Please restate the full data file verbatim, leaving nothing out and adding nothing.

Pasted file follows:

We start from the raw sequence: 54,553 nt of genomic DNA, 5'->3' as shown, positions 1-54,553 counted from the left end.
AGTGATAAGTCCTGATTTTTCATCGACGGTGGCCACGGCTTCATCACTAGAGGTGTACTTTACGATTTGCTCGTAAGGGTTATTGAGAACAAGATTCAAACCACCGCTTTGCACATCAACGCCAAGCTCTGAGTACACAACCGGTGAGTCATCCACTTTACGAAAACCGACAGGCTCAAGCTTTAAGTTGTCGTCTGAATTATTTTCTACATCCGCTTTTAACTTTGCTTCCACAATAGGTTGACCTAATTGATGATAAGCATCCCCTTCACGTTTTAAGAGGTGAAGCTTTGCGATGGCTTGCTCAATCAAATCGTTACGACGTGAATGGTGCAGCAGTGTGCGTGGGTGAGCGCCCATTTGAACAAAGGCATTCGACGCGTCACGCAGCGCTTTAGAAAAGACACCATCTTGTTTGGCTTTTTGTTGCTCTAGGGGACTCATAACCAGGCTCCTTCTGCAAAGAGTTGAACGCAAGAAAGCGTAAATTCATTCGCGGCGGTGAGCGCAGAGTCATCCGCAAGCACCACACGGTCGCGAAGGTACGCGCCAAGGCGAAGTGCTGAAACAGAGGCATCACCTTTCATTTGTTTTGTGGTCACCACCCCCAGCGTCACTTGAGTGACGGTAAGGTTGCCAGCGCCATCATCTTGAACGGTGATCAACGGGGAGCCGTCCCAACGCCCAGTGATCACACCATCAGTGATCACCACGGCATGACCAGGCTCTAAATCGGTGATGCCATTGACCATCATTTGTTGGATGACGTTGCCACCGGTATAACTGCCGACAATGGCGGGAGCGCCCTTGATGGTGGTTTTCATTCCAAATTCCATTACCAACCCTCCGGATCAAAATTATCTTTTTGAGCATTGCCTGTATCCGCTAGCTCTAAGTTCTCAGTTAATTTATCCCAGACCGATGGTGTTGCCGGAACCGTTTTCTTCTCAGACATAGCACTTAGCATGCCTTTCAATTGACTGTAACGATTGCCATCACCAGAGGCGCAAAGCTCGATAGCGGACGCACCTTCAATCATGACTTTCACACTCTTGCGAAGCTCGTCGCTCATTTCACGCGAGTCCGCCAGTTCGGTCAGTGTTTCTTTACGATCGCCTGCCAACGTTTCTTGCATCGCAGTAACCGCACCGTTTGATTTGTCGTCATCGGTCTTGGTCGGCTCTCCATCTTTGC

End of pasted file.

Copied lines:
We start from the raw sequence: 54,553 nt of genomic DNA, 5'->3' as shown, positions 1-54,553 counted from the left end.
AGTGATAAGTCCTGATTTTTCATCGACGGTGGCCACGGCTTCATCACTAGAGGTGTACTTTACGATTTGCTCGTAAGGGTTATTGAGAACAAGATTCAAACCACCGCTTTGCACATCAACGCCAAGCTCTGAGTACACAACCGGTGAGTCATCCACTTTACGAAAACCGACAGGCTCAAGCTTTAAGTTGTCGTCTGAATTATTTTCTACATCCGCTTTTAACTTTGCTTCCACAATAGGTTGACCTAATTGATGATAAGCATCCCCTTCACGTTTTAAGAGGTGAAGCTTTGCGATGGCTTGCTCAATCAAATCGTTACGACGTGAATGGTGCAGCAGTGTGCGTGGGTGAGCGCCCATTTGAACAAAGGCATTCGACGCGTCACGCAGCGCTTTAGAAAAGACACCATCTTGTTTGGCTTTTTGTTGCTCTAGGGGACTCATAACCAGGCTCCTTCTGCAAAGAGTTGAACGCAAGAAAGCGTAAATTCATTCGCGGCGGTGAGCGCAGAGTCATCCGCAAGCACCACACGGTCGCGAAGGTACGCGCCAAGGCGAAGTGCTGAAACAGAGGCATCACCTTTCATTTGTTTTGTGGTCACCACCCCCAGCGTCACTTGAGTGACGGTAAGGTTGCCAGCGCCATCATCTTGAACGGTGATCAACGGGGAGCCGTCCCAACGCCCAGTGATCACACCATCAGTGATCACCACGGCATGACCAGGCTCTAAATCGGTGATGCCATTGACCATCATTTGTTGGATGACGTTGCCACCGGTATAACTGCCGACAATGGCGGGAGCGCCCTTGATGGTGGTTTTCATTCCAAATTCCATTACCAACCCTCCGGATCAAAATTATCTTTTTGAGCATTGCCTGTATCCGCTAGCTCTAAGTTCTCAGTTAATTTATCCCAGACCGATGGTGTTGCCGGAACCGTTTTCTTCTCAGACATAGCACTTAGCATGCCTTTCAATTGACTGTAACGATTGCCATCACCAGAGGCGCAAAGCTCGATAGCGGACGCACCTTCAATCATGACTTTCACACTCTTGCGAAGCTCGTCGCTCATTTCACGCGAGTCCGCCAGTTCGGTCAGTGTTTCTTTACGATCGCCTGCCAACGTTTCTTGCATCGCAGTAACCGCACCGTTTGATTTGTCGTCATCGGTCTTGGTCGGCTCTCCATCTTTGC